When moist air meets a surface having a temperature lower than its dewpoint, oversaturated humidity in the thin layer of air touching the surface turns into liquid water (dew or condensate). This rather simple phenomenon is often overlooked and misunderstood. A typical misunderstanding is that condensation happens only when the greenhouse air is saturated or nearly saturated (i.e., 100% relative humidity). This is not true, and condensation can happen inside a
greenhouse whose air humidity is not yet saturated. In fact, condensation does not happen even when the air humidity is 100% if the surfaces are all higher temperature than the air (i.e., dewpoint).
Warmer air can hold more moisture. Saturation level of humidity doubles every 10 degrees Celsius (18 degrees F). shown as lower saturation levels in Figure 1. When air cools down, the capacity to hold moisture is lowered. When air temperature decreases further to the level where the air can no longer hold the humidity, excessive humidity becomes small droplets of liquid water or dew (or fog when floating in the air). This process, turning humidity (vapor) into liquid water, is called condensation, and the temperature at which condensation occurs is called dewpoint. Air at the dewpoint temperature has 100% relative humidity when the greenhouse has a localized low-temperature area (e.g., near a cold surface). Dew forms on such a cold surface due to condensation.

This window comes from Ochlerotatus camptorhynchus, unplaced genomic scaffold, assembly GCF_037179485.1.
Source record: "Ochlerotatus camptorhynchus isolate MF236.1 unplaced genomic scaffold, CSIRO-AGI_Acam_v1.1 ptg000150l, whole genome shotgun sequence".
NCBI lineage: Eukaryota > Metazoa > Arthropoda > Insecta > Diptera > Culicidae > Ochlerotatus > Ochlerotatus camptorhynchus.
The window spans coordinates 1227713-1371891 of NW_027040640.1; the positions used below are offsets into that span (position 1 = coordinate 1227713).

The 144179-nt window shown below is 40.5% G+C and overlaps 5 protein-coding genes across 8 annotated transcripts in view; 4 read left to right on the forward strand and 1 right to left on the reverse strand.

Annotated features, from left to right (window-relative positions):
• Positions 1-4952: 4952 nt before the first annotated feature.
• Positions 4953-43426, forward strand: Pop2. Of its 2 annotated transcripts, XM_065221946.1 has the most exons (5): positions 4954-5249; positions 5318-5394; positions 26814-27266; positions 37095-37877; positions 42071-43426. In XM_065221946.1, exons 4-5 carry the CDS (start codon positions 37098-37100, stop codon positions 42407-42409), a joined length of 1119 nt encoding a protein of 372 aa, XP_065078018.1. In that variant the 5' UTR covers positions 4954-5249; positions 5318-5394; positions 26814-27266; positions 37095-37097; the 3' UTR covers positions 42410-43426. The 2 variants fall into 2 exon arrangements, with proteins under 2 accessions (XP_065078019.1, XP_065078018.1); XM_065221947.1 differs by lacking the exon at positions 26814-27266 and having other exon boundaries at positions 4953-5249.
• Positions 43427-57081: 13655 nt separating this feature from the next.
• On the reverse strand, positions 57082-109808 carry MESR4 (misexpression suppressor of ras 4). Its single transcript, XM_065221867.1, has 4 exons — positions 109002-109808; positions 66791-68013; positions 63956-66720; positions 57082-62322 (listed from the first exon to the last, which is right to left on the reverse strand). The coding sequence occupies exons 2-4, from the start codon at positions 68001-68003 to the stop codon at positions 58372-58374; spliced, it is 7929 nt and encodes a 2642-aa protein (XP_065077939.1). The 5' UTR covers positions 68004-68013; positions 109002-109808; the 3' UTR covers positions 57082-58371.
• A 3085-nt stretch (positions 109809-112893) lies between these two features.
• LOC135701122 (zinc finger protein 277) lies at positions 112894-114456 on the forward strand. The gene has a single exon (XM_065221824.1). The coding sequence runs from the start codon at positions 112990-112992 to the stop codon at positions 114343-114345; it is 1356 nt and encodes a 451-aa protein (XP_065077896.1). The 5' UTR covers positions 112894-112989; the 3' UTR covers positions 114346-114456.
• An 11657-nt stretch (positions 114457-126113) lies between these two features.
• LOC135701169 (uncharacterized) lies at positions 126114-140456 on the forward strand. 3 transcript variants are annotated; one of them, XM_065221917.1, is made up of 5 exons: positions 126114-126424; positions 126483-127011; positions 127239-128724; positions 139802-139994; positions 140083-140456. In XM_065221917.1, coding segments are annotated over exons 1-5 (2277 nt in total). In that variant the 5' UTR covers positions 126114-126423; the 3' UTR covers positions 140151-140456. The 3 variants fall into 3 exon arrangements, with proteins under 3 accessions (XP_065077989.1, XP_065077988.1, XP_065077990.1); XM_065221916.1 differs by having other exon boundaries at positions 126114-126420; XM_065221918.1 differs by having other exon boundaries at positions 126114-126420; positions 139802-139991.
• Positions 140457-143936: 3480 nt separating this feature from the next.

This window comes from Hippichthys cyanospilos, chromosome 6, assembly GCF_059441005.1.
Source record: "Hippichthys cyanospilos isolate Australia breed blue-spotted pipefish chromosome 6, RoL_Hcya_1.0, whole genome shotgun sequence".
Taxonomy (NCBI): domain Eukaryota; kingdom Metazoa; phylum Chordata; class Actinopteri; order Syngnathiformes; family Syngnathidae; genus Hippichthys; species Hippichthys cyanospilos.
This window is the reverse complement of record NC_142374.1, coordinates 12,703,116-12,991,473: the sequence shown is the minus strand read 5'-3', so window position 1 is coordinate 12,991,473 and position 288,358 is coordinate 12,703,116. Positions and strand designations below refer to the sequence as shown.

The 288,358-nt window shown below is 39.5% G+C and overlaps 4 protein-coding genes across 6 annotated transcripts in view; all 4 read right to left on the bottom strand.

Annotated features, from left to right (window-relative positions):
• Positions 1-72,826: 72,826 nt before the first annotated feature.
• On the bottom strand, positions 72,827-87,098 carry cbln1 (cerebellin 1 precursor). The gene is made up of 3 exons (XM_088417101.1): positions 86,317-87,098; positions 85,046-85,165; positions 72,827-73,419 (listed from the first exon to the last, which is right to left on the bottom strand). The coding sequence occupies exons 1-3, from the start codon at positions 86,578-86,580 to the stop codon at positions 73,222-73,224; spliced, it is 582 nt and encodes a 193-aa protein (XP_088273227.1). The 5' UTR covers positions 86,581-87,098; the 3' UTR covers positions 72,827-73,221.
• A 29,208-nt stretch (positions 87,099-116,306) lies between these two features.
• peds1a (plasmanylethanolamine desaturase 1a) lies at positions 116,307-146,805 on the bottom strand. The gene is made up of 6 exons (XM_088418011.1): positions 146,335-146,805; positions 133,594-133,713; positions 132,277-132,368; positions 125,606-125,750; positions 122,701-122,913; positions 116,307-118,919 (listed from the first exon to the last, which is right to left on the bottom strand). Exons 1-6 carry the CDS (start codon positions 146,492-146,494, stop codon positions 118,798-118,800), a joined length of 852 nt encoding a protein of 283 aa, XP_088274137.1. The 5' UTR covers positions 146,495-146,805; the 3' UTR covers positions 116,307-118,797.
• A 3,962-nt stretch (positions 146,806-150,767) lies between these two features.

How to find dewpoint temperatures. There are a number of web-based resources available for dewpoint calculators based on air temperature and relative humidity. A psychrometric chart is a useful tool if you wish to better understand the properties of moist air when heating and cooling are considered. Digital psychrometric charts are also available, and the author has used one available from Let’sGrow.
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